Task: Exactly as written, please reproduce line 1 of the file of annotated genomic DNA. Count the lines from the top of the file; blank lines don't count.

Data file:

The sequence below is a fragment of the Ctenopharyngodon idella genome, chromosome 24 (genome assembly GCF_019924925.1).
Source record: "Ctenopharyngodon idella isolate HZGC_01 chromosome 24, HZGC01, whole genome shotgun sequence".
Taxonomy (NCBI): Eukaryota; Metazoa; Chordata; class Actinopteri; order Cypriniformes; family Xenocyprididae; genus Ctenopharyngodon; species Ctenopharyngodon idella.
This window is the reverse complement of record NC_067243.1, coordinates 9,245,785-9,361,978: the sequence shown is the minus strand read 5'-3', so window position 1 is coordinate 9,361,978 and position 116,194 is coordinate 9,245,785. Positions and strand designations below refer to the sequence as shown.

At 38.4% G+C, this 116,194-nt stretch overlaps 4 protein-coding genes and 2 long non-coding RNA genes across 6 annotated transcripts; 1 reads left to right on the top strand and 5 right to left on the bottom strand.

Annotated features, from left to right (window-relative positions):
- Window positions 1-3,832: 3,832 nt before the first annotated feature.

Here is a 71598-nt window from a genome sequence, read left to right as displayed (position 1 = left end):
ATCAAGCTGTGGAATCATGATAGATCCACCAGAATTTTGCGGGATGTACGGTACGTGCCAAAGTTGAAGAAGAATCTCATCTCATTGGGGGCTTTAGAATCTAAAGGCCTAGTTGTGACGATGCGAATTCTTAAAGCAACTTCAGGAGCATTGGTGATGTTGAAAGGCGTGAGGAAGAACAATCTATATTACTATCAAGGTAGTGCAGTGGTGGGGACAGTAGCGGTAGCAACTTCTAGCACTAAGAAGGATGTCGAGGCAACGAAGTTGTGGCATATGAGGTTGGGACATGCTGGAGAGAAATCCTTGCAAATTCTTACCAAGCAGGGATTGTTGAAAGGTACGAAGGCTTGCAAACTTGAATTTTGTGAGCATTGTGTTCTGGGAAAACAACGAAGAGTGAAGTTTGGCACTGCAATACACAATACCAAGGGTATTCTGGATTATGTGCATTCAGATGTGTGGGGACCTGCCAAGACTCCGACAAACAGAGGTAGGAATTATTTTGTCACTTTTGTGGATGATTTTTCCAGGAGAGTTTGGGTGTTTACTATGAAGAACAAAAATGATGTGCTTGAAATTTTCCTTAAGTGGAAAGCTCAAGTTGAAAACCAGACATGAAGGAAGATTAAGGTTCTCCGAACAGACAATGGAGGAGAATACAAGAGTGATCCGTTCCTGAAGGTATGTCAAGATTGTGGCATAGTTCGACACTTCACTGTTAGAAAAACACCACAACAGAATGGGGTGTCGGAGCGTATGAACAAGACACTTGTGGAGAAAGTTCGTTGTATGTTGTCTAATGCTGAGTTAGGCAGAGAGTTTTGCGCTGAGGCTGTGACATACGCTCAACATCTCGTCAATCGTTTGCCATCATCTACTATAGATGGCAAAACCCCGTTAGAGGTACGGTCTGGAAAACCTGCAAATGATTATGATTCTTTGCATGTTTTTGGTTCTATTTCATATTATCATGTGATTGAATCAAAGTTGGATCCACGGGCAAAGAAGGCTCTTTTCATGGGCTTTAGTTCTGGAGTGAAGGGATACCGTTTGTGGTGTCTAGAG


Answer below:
The sequence below is a fragment of the Ctenopharyngodon idella genome, chromosome 24 (genome assembly GCF_019924925.1).